Paul Horner made a career exploiting others’ stupidity. He wrote satire that often looked too convincing. When his bullshit news stories spread like wildfire, it made his subjects, his readers and the media look like a bunch of idiots.

A lot of people hated him for that. I loved him for it.

[Related: "Meet the professional fake news creator who believes he’s doing a public service"]

Paul Horner and his brother, JJ Horner (Photo courtesy of JJ Horner)

“When an artist dies, their work becomes forever," JJ Horner, Paul’s younger brother, says over the phone. "In a way, I feel like this immortalizes him.”

We’re discussing the legacy Paul left behind after his untimely death a few weeks ago, at the age of 38.

Paul was the most prolific fake news creator the country had ever known. In one ridiculous article, he persuaded readers that Barack Obama was a gay, radical Muslim. In others, he convinced the Internet that Fappy the Anti-Masturbation dolphin — the beloved mascot for Stop Masturbation Now — was arrested for jerking off in public. He once terrorized the nation by announcing El Chapo, Mexico’s most notorious drug lord, escaped maximum-security prison for the third time. It was pretty funny, the nonsense people believed.

But for every hoax America fell for, he was villainized. After the election, the country furiously pointed at Paul as the face of fake news — the deceitful reason Trump was elected. The Washington Post, Rolling Stone, The Guardian, CNN, CBS, ABC, Snopes, Politifact … and countless other media organizations berated him.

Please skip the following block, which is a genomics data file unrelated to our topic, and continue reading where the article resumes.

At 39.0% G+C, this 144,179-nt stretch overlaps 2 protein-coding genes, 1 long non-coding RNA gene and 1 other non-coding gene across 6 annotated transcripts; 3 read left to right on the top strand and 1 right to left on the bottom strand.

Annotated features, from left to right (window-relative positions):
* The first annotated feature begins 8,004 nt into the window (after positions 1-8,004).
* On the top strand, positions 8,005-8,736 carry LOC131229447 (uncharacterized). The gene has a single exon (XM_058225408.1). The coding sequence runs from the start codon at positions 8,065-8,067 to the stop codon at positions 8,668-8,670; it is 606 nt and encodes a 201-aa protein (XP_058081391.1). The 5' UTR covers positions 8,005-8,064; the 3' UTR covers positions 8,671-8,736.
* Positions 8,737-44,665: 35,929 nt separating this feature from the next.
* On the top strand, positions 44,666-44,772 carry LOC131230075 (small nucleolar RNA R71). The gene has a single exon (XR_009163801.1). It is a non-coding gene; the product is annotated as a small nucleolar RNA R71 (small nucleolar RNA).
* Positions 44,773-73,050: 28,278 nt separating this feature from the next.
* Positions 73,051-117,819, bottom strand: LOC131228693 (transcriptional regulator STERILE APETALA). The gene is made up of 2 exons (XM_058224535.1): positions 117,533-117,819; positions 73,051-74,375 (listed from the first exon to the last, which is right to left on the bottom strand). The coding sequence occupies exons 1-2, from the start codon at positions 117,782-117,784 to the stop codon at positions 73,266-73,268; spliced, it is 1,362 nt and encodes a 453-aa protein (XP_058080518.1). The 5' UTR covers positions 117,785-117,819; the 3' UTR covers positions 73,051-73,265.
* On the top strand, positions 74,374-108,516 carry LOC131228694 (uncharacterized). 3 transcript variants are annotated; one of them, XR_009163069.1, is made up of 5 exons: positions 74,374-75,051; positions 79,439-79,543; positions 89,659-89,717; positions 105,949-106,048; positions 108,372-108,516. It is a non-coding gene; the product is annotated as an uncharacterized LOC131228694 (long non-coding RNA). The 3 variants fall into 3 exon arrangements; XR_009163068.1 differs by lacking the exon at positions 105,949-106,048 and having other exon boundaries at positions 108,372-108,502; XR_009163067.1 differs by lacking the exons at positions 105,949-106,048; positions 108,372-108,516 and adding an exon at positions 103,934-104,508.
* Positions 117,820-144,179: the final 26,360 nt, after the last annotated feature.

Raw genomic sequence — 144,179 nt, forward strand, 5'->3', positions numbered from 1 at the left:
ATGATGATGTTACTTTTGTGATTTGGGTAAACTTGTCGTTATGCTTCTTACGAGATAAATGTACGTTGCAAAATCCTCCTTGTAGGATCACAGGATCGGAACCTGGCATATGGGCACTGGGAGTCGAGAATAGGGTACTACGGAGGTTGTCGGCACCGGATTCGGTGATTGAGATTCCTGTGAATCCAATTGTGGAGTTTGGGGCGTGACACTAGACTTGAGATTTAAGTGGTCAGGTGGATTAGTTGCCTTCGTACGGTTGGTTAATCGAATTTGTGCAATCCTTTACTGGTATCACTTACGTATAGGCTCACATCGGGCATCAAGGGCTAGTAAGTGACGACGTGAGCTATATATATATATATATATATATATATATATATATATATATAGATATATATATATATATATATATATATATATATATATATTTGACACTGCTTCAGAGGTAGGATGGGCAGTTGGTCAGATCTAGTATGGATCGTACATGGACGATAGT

Paul took the fall for a national crisis, but he was never apologetic. “It goes to show how much he believed in the integrity of his work," his brother says. "He wasn’t trying to hide behind a computer screen.”

“I’m prepared for people to not like what I’m doing," Paul once told me. "I know I’m on the right side of history. I know what’s right and what’s wrong, and I’m going to continue speaking out against what’s evil.”

Despite all the chaos Paul created, I trusted him when he said his intentions were good. He was one of the kindest people I’d ever worked with as a reporter. After our interviews, we’d talk for hours, laughing and shooting the shit. He was hilariously unconventional, carefree and unlike anyone I’d worked with before him. He actually cared to know who I was as a person.

Unfortunately, not many people saw this side of him. Paul had his own charity, called Sock it Forward, that donated socks to the homeless. He had an award on display in his home, from when he raised money for a women’s shelter in India.

He loved journalism, political satire and making people think differently. He had hopes of working for The Onion someday.

Paul on an occasion when he handed out hundreds of pairs of socks and over 300 burritos (Photo courtesy of

“Fake news is making people fact-check, making them smarter readers, and making them recognize the difference between opinion and fact,” Paul said in our first interview.

He built a career out of blurring the lines between fact and fiction — but to me and to his brother, Paul's creativity, his kindness and his integrity are undisputable fact.

If anyone claims otherwise, we'll say, "That’s just fake news."